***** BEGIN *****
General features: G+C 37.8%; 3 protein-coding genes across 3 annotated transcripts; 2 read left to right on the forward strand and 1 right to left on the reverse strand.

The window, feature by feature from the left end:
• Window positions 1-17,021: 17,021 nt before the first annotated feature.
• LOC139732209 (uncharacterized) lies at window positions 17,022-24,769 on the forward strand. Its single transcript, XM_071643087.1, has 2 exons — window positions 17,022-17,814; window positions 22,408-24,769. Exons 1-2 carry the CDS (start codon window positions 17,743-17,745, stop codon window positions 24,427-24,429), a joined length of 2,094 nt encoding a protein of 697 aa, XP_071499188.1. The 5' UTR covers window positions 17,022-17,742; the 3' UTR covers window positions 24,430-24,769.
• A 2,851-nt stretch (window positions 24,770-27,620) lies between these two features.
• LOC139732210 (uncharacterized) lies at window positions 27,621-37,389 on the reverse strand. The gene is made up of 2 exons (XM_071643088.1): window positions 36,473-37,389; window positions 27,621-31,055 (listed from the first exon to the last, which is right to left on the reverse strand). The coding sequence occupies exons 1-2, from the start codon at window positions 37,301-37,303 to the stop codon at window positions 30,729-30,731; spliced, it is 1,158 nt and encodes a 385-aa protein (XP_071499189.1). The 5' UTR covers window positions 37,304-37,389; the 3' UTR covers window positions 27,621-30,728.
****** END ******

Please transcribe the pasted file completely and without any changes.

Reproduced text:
General features: G+C 37.8%; 3 protein-coding genes across 3 annotated transcripts; 2 read left to right on the forward strand and 1 right to left on the reverse strand.

The window, feature by feature from the left end:
• Window positions 1-17,021: 17,021 nt before the first annotated feature.
• LOC139732209 (uncharacterized) lies at window positions 17,022-24,769 on the forward strand. Its single transcript, XM_071643087.1, has 2 exons — window positions 17,022-17,814; window positions 22,408-24,769. Exons 1-2 carry the CDS (start codon window positions 17,743-17,745, stop codon window positions 24,427-24,429), a joined length of 2,094 nt encoding a protein of 697 aa, XP_071499188.1. The 5' UTR covers window positions 17,022-17,742; the 3' UTR covers window positions 24,430-24,769.
• A 2,851-nt stretch (window positions 24,770-27,620) lies between these two features.
• LOC139732210 (uncharacterized) lies at window positions 27,621-37,389 on the reverse strand. The gene is made up of 2 exons (XM_071643088.1): window positions 36,473-37,389; window positions 27,621-31,055 (listed from the first exon to the last, which is right to left on the reverse strand). The coding sequence occupies exons 1-2, from the start codon at window positions 37,301-37,303 to the stop codon at window positions 30,729-30,731; spliced, it is 1,158 nt and encodes a 385-aa protein (XP_071499189.1). The 5' UTR covers window positions 37,304-37,389; the 3' UTR covers window positions 27,621-30,728.